Reciprocal IVF is a fertility option for female/female couples or couples including trans men that allows both partners to participate in the conception process. With reciprocal IVF, one partner provides, or donates, the eggs to be used to create embryos and the other partner carries the pregnancy. The partner providing the eggs starts the IVF process by stimulating their ovaries with fertility medications to produce many egg follicles. Once the follicles are mature, they are extracted from the ovaries during a short egg retrieval procedure. The mature eggs are then fertilized in the lab using donor sperm to create embryos.
In reciprocal IVF the partner serving as gestational carrier takes medications to mimic the naturally occurring hormones that are needed to prepare the uterus for implantation and carrying a pregnancy. The lab monitors the embryo development and then one embryo is transferred into the uterus where it will hopefully implant and be carried to term.
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The reciprocal IVF process will closely mirror the steps taken for traditional IVF.
You and your partner will have different roles and steps required during the process which your care team will walk you through.
You’ll start with testing and diagnosis to give the Oma team a more complete picture of your health and options.
An Oma staff member will go over the financial side of the Reciprocal IVF process with you. Your clinical team will review your calendar, order your medication, and prepare you for your treatment.
To prepare your body for IVF, you’ll need to take birth control pills. It might seem counterintuitive, but birth control helps:
In addition to starting birth control, we may perform additional tests and recommend lifestyle adjustments as needed.
During this step, you’ll begin hormonal treatments by either taking a pill or an injectable medication. This medication encourages your ovaries to produce more mature eggs than they would naturally. The end goal is to get at least three mature and fully-developed eggs. We’ll track your egg development with blood tests and ultrasounds. It takes time for your body to adjust to the hormones and nurture your new eggs, so this stage can take several weeks.
Once you’ve produced enough mature eggs, you’ll receive a hormone injection that induces ovulation (releasing the mature eggs). After about 36 hours, you’ll return to our office for the outpatient egg retrieval procedure. An anesthesiologist will place you under IV sedation and our specialists will remove the eggs. This only takes about 15 minutes, and you’ll rest comfortably afterwards in one of our recovery rooms. After about 30 minutes, you’ll be able to go home.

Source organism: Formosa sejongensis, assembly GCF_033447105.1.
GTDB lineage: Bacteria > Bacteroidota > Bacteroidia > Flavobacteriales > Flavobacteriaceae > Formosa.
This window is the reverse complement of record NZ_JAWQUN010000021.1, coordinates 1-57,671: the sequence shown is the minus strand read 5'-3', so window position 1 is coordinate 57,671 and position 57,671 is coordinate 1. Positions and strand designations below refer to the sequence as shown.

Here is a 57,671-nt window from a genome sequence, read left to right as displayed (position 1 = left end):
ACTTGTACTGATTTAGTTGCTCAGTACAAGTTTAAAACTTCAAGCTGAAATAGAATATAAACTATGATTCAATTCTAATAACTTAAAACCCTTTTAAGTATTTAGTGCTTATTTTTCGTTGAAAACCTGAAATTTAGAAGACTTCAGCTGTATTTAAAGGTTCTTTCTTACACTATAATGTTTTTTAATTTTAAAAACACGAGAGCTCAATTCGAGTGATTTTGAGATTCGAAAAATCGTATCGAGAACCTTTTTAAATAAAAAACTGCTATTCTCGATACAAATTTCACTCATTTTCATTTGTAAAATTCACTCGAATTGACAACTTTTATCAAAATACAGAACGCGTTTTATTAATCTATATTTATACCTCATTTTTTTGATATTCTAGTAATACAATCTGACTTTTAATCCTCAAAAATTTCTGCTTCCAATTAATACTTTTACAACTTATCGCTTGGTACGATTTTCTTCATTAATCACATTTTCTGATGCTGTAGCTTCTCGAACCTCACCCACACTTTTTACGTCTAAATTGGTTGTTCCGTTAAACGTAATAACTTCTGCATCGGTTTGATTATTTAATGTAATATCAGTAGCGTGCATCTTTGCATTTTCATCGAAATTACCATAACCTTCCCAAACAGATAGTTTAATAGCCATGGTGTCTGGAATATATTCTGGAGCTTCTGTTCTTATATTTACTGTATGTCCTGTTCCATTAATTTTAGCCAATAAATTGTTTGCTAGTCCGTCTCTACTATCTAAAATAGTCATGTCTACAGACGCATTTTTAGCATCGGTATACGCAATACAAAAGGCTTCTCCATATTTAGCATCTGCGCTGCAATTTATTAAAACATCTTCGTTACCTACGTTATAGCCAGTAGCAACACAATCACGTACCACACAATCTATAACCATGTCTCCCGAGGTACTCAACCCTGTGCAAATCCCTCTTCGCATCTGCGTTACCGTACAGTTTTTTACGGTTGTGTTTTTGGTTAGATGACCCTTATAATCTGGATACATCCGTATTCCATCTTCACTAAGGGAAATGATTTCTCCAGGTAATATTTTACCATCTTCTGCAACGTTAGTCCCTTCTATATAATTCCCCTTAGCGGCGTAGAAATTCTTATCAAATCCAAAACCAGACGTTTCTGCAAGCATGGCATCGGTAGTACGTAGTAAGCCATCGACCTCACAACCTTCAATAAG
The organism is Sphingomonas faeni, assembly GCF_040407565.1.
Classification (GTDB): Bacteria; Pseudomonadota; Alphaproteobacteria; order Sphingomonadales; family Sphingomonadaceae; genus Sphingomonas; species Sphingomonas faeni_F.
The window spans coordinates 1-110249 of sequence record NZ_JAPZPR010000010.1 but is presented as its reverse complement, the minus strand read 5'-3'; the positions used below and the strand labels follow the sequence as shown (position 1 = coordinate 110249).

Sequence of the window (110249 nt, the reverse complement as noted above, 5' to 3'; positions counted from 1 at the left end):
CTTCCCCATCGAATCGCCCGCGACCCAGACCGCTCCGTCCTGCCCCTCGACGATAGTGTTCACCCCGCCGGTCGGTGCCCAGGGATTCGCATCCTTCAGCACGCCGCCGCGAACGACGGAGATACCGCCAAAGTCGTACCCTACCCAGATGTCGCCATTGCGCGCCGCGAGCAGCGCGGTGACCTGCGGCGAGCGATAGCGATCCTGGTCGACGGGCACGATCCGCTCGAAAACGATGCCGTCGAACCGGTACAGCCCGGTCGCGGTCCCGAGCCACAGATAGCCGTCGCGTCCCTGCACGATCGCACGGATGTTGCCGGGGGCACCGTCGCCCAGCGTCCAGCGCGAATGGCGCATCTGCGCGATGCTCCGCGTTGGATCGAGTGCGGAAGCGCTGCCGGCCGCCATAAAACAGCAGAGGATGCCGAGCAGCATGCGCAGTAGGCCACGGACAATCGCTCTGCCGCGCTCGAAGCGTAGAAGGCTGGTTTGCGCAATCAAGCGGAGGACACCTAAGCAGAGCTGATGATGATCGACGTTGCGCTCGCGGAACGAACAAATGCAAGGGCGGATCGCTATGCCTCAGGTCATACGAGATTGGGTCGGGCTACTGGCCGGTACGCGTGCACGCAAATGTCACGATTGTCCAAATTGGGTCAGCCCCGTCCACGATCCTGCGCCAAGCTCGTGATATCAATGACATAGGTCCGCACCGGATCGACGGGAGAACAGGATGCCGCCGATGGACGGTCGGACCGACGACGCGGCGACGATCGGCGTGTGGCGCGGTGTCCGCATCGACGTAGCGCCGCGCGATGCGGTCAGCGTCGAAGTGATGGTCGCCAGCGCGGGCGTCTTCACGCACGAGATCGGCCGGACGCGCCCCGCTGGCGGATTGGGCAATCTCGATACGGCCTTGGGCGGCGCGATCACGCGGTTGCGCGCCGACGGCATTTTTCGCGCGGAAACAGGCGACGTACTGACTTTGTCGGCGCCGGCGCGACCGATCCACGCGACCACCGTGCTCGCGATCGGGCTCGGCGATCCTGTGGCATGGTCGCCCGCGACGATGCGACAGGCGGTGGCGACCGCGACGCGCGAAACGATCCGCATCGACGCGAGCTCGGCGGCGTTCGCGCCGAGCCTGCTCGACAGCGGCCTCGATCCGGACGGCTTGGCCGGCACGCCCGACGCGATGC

Oma Sperm InSight™ and our proprietary AI microscope help our embryologists select the most promising sperm cells for IVF, no matter where they are in the sample. These AI tools also track the sperm as they move within the sample, so embryologists don’t have to rely on hand-eye coordination and fast reflexes.
We perform the fertilization in our state-of-the-art lab with the retrieved eggs and selected sperm cells provided by your partner or a sperm donor.
Once the eggs have been retrieved a single sperm is injected into each egg in a process called ICSI to complete the insemination process.
Our lab specialists closely monitor the embryos as they develop and will give you updates on their progression. During this stage, we can also screen for certain genetic disorders, ensuring only the healthiest embryos with the greatest chance of a successful IVF pregnancy are transferred. If you’d like, we can also reveal the sex of embryos.
The doctor will meet with you to determine the best transfer plan. Our goal is to maximize the chance of a successful IVF pregnancy while minimizing the chance of multiple births. Your age and prior history with IVF will affect your transfer plan.
Once you and your doctor agree on a plan, we’ll perform the transfer. This outpatient procedure doesn’t require sedation––it’s quick and often compared to the sensation of a pap smear. Any high-quality embryos left over can be frozen for use in future IVF cycles.
After the transfer, you'll take medications that help support your pregnancy in the early stages. After about two weeks, you’ll take a pregnancy test. If the test is positive, we’ll administer another test soon after to make sure the pregnancy is progressing successfully. If everything goes well, you’ll be well on your journey to building your family. If your pregnancy test is negative, we’ll schedule a follow-up visit to discuss your options.
Any high-quality embryos that are left after an implantation attempt can be frozen by vitrification to be used in a future embryo transfer. Vitrification is a special way to freeze your eggs and embryos that avoids trauma to the cells. Water is removed from the eggs or embryos and replaced with an “antifreeze”. Then the egg is quickly brought to a very cold temperature. By removing the water and freezing it quickly, your eggs or embryos are safe from damaging ice crystal formation.
Reciprocal IVF timelines will vary based on personal medical factors and your doctor's recommendations.
Once the results of the IVF cycle and embryo biopsy are known, the carrier will prepare for the transfer cycle.
Like traditional IVF, reciprocal IVF success rates will vary based on a range of personal health factors of both the egg provider and embryo carrier. With all Oma Fertility IVF treatments, the gold-standard ICSI method is always included at no extra cost. ICSI has a ~72% fertilization rate¹ compared to ~60% for regular IVF².